Three weeks ago my colleague Stuart reportedÃ‚Â that Goldman Sachs may have provided the market with its indication of where it sees commodities headed at least through the end of the year. Speaking about Goldman Sachs, Stuart posted, “The change is reflected in two ways, first, a reduction of 32% in their VaR (value at risk the sum of money a bank is willing to lose in one day of trades) to $27 million and a reduction in hiring for the commodity department. Now it appears as though the stampede to invest in commodities has started to slow, though $50b has made its way in according to this Wall Street Journal article the numbers on a quarter by quarter basis have declined from $22b in the first quarter to just $11b in the third.
The question becomes once the stampede stops, where will commodity prices go? According to the Journal, “Â¦ many investors are now worried the liquidity-fueled rally in commodities may soon be over. They say the weakness in the dollar, which has helped drive commodities higher, may soon come to an end. When it does, commodity prices may swing back drastically. In addition, regulations and poor returns from ETF’s may force investors to look elsewhere. We have long argued that basic supply and demand has not supported the metals commodity rally. But we all know that supply and demand, e.g. fundamentals no longer plays as critical a role in setting prices as they once did.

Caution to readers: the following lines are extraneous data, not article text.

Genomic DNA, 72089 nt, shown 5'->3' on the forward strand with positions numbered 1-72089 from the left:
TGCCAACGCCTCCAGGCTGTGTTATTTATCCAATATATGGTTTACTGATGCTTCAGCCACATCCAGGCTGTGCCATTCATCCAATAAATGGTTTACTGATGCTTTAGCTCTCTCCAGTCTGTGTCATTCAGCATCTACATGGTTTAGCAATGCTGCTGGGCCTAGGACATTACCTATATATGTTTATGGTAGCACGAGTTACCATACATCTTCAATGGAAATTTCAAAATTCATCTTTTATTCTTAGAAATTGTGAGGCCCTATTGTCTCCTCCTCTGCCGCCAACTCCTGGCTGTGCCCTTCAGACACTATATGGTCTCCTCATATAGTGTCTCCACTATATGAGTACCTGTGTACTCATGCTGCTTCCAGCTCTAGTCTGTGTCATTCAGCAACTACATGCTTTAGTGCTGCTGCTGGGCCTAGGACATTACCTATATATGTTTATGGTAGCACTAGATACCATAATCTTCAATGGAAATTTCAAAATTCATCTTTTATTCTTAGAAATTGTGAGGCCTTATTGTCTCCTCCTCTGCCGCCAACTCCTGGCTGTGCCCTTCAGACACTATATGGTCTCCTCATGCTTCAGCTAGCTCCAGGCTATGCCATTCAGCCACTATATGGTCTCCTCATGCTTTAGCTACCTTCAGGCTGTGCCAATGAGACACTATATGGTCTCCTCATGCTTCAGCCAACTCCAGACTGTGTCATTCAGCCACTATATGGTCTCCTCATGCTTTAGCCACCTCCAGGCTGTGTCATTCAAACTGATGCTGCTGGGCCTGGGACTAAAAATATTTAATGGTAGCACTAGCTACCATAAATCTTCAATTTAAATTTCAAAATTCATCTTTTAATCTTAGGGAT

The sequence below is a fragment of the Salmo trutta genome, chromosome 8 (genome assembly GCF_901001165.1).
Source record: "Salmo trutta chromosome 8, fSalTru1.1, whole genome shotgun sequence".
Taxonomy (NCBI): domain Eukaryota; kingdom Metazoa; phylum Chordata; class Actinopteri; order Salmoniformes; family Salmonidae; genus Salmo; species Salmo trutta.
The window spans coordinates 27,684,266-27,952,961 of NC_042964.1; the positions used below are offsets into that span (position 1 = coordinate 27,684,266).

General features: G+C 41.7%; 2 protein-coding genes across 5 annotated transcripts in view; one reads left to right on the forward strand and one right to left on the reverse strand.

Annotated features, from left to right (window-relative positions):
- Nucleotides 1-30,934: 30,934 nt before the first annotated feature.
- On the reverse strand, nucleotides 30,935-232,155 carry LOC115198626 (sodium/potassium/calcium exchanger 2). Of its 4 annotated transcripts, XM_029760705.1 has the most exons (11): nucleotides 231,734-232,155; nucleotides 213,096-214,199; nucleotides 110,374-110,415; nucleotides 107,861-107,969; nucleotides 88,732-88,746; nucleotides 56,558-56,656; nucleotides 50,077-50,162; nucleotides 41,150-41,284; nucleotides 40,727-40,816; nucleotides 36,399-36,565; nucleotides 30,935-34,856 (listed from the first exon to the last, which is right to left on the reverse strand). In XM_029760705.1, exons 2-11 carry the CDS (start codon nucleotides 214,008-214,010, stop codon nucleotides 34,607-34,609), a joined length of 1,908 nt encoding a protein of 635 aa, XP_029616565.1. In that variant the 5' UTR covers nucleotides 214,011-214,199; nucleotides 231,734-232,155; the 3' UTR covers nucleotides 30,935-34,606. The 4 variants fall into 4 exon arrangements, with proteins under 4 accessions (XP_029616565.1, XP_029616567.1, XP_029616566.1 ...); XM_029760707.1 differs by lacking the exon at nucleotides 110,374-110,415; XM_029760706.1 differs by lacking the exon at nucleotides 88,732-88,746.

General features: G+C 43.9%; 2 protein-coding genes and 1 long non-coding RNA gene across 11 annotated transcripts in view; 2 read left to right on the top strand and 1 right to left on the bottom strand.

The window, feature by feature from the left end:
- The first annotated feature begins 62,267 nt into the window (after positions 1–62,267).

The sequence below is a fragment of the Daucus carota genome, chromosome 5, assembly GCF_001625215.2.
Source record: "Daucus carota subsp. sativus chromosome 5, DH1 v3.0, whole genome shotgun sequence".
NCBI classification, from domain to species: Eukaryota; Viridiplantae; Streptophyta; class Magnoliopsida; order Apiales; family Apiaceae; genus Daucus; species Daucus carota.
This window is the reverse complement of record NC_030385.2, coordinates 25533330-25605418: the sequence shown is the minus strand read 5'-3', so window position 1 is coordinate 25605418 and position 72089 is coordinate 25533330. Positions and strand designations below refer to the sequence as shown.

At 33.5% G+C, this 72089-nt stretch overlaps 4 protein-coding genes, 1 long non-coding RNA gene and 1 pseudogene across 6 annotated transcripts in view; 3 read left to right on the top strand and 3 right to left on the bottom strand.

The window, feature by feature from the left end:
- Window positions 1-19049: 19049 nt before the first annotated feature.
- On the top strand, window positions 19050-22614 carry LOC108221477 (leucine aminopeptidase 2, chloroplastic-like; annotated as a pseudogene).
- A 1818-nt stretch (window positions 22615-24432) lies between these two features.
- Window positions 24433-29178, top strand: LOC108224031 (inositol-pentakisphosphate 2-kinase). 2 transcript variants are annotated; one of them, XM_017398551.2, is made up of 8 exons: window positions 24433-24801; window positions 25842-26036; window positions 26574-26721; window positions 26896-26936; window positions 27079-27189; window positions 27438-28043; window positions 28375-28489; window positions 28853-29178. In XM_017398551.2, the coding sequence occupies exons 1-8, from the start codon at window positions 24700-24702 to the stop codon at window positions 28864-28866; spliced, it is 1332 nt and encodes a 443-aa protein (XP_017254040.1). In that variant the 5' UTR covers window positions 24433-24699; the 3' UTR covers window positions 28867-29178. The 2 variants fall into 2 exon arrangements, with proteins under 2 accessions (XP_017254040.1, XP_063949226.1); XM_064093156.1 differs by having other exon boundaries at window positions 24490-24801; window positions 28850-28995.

So why would investors fear that the weakness in the dollar may soon come to an end? After all, last week the Fed reiterated it plans to continue with its zero interest rate monetary policies to help spur the economy. We question exactly what that policy seems to be spurring. As economist, Nouriel Roubini, has both discussed and written about extensively, the Fed’s zero interest rate policy has fed a “mother of all carry trade bubbles that will eventually pop and take with it, commodity prices. The carry trade has become a vehicle for investors to borrow US dollars cheaply, sell the dollars and then invest in assets that will appreciate relative to the dollar. It has the effect of putting additional downward pressure on the dollar. Because commodities tend to move in an opposite direction from the dollar, savvy traders and investors have taken advantage of current monetary policy.
But as we have often said in these virtual pages, nothing kills high prices like high prices. When the music stops, the carry trade bubble will burst. The question becomes how hard and how fast.